Top French institute censored

九月 10, 1999


Lax administration, falsified payments and excessive granting of sick leave are among charges made in a damning report on France's principal education research institute.

Philippe Meirieu, former professor of education at Lyons University, commissioned the investigation into the Institut National de Recherche Pedagogique last year shortly after he took over as director.

The report by the General Inspectorate of Administration of National Education (IGAEN) has been submitted to education minister Claude Allegre, who appointed Mr Meirieu to reorganise the INRP and make it of more practical use to teachers.

The institute - with a budget this year of ¤12 million (Pounds 8 million) - is traditionally viewed as spearheading French educational research.

According to the unpublished report leaked to Le Monde, individual departments had a "wide margin of financial manoeuvre" regarding telephone and duplicating expenses, despite ostensibly adequate administrative controls. They each independently purchased their own photocopiers and computers, so machines were incompatible with each other, expensive and oversupplied.

Inspectors found numerous cases of petty dishonesty due to lack of budgetary controls. Cited were a baker's shop assistant and a child minder who were paid for temporary work for which they were unqualified. A retired primary schoolteacher had a contract to "observe classes" during December last year.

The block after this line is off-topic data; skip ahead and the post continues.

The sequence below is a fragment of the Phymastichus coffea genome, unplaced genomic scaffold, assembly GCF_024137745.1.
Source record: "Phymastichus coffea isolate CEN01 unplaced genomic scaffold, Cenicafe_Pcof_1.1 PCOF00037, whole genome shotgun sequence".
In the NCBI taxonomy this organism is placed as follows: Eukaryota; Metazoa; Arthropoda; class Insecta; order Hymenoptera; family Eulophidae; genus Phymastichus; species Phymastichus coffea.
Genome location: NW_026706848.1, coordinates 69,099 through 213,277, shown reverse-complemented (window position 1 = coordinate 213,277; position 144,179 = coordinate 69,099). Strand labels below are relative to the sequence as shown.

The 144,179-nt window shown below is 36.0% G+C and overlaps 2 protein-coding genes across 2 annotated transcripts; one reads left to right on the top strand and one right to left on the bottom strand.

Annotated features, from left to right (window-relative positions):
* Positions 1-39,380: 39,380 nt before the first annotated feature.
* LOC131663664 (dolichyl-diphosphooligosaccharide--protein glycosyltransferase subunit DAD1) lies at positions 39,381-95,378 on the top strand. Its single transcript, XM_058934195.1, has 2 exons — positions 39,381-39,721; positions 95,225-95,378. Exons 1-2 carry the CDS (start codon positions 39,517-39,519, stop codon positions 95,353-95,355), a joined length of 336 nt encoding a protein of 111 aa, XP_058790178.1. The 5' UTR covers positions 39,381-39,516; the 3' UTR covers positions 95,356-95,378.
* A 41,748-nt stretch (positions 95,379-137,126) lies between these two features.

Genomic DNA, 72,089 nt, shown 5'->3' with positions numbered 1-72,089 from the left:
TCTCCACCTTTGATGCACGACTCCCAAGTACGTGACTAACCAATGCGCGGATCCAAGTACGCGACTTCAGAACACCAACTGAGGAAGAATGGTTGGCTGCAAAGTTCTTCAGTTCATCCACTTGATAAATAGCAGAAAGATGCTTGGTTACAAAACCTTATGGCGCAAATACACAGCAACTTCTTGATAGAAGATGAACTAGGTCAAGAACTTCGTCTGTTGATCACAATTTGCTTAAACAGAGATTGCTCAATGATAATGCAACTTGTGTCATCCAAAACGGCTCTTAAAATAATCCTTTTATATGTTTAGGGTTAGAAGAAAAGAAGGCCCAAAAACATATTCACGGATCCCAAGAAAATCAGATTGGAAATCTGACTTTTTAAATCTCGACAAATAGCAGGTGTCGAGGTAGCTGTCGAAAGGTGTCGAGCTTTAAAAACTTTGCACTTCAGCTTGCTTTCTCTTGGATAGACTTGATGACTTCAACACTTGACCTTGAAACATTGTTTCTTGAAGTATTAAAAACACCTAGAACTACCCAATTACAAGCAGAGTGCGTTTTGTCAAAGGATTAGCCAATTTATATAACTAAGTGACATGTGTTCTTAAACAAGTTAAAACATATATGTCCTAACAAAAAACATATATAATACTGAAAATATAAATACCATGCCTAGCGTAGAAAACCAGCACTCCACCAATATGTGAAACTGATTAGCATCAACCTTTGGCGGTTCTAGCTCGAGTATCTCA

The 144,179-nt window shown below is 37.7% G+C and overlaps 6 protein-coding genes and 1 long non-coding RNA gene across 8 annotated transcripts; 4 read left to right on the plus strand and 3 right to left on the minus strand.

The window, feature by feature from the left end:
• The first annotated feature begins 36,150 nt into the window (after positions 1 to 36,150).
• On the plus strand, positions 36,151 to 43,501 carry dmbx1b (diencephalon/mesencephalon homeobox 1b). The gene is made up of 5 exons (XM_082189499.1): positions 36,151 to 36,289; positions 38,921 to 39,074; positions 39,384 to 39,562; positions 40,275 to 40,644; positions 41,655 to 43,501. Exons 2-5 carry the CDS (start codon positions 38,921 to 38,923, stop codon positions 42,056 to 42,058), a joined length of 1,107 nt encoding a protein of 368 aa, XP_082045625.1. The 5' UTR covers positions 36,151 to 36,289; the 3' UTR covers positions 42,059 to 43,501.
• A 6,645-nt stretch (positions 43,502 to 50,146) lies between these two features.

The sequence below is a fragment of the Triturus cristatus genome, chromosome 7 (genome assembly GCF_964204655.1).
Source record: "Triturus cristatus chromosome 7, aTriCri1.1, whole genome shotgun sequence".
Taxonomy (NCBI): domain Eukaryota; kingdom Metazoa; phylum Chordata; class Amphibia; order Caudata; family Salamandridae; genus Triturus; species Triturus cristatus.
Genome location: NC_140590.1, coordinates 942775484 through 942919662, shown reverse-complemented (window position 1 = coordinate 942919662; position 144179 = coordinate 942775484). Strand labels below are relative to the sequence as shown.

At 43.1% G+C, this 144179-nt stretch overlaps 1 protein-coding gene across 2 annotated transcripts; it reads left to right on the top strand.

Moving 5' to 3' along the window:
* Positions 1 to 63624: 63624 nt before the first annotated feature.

Investigation revealed payment of unearned bonuses, for example to a member of staff "of whom it is public knowledge that he has not written a line for nine years", Le Monde said. Inspectors also noted that 84 employees had taken 1,758 days off sick - equivalent to eight-and-a-half full-time posts. "Do INRP officials have particularly delicate health?" the newspaper asked, noting that some couples had taken the same days off sick: "a coincidence too disturbing not to raise".

Dishonesty aside, inspectors criticised the age structure of the 4 personnel. Of 114 researchers, 63 have worked more than 12 years at the institute, including eight for more than 30 years; and 56 are aged over 50. "Employees have grown old in their posts in most cases," said the report, which also commented that associated teachers were concentrated in the Paris region, producing "research based on observation of a school population essentially coming from the Ile-de-France".



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